In addition to these questions, Akçam’s use of different terms to describe the 1915 events, such as genocide, annihilation, crime against humanity, deportation, annihilation and massacre – one of his books is titled “a shameful act” – which may lead to confusion in trying to understand the theoretical position taken in the book. Using these words without definition or reason can cause confusion for the reader, especially one who is not familiar with the topic. The function of these words should be clarified by giving the purpose for their use and underlining their similarities and differences. Starting from Chapter Four, the author claims that the annihilation policy implemented towards the Greeks is different than that of the Armenians because the Greeks were politically powerful. However, he uses the same terms and concepts for both. Thus, using these assertive words without giving their meanings and functions causes confusion. Moreover, some of these terms do not make any sense in such an academic work, as they are related to ethical and moral issues. It harms Akçam’s objective approach, which is necessary for academic research. Even if he clarifies in the conclusion that he discusses this issue as a moral rather than legal concern and that he chose these words on purpose, it decreases the academic quality of the work.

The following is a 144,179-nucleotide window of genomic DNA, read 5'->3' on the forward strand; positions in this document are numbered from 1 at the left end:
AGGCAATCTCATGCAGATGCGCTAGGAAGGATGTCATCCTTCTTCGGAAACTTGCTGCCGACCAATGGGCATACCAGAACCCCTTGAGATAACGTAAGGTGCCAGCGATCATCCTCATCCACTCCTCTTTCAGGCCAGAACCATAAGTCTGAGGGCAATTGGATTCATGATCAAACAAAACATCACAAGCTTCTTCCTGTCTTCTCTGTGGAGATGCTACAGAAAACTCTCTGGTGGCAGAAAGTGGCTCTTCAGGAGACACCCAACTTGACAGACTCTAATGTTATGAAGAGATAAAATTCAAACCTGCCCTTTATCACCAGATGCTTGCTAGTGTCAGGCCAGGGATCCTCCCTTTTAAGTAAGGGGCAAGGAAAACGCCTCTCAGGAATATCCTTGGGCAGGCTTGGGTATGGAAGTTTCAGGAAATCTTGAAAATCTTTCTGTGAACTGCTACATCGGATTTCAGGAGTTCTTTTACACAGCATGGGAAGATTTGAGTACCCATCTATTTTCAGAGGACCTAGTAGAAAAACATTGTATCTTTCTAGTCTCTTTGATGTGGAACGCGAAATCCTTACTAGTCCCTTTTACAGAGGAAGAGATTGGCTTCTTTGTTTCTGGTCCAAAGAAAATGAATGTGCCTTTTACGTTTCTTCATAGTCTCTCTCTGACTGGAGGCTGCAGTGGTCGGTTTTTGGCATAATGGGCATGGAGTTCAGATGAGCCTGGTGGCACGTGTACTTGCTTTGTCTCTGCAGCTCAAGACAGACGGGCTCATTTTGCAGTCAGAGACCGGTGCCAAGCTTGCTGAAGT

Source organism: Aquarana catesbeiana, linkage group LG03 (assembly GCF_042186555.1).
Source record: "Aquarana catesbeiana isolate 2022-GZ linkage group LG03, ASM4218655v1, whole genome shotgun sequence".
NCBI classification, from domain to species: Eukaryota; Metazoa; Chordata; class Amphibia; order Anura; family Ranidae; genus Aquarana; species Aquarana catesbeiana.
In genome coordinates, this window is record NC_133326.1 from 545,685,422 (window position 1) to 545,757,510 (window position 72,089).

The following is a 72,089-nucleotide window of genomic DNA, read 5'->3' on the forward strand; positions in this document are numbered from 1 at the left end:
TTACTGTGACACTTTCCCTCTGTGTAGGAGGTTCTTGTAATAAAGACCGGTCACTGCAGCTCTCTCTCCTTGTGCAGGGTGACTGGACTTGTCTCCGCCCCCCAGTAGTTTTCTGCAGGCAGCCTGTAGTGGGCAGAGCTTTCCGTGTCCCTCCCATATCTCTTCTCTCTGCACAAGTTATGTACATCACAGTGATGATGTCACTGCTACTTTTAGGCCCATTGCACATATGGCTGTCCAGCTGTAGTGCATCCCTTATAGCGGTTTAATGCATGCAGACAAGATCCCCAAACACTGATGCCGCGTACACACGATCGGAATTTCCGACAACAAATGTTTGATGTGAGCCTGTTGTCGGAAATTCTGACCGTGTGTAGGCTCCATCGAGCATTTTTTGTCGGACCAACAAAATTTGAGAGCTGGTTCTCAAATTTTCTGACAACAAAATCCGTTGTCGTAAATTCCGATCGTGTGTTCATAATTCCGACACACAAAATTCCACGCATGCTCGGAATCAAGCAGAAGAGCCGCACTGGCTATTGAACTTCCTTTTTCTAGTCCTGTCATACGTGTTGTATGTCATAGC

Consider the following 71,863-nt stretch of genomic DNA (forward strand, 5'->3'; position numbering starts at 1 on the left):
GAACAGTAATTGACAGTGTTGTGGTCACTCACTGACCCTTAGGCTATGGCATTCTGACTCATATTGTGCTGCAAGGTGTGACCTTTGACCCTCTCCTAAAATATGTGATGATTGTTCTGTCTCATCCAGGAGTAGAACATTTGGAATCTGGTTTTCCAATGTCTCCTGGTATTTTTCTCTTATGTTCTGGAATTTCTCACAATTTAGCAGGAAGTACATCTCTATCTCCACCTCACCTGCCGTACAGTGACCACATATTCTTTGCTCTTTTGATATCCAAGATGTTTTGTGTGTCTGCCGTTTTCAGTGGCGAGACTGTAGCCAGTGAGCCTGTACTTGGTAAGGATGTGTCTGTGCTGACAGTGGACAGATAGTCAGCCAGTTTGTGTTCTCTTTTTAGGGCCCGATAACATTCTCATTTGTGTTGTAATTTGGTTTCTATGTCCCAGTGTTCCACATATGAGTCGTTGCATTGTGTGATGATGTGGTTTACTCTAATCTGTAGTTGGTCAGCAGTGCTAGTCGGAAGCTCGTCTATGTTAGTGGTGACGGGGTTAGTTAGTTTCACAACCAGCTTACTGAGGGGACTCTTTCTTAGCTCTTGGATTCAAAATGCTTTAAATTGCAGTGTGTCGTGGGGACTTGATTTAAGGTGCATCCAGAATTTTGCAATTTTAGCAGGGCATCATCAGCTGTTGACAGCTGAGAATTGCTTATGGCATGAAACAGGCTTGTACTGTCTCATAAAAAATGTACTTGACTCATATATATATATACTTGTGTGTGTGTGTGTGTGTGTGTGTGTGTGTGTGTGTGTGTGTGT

As mentioned before, the main argument of the book depends primarily on the archival sources of the Empire. Besides memoirs belonging to Talat Pasha, Halil Menteşe, Kuşçubaşı Eşref, and other prominent figures of the era, several secondary sources were also used. While using a large number of sources strengthens the validity of hypothesis, it also transforms the work into a narrative rather than remaining analytical. Outside of the first and last two chapters, the book contains a great deal of information, but lacks analyses. Due to the analytical deficiency in these chapters, the hypothesis of the book cannot efficiently be associated with the data.
Overall, Taner Akçam’s work is valuable in providing references for the relationship between the settlement policies of the CUP during WWI and the deportation policy against the non-Muslim population. It contains a great number of sources belonging to both Ottoman and foreign sources. Academics who are particularly interested in a comparative study in this field may find this book useful if its deficiencies are also kept in mind. Reading Akçam’s book together with Fuat Dündar’s İttihat ve Terakki’nin Müslümanları İskan Politikası (1913-1918) and Soner Çağaptay’s Türk Kimdir?: Türkiye’de İslam, Laiklik ve Milliyetçilik may be helpful in understanding the background of the CUP’s settlement policy to homogenizing Anatolia.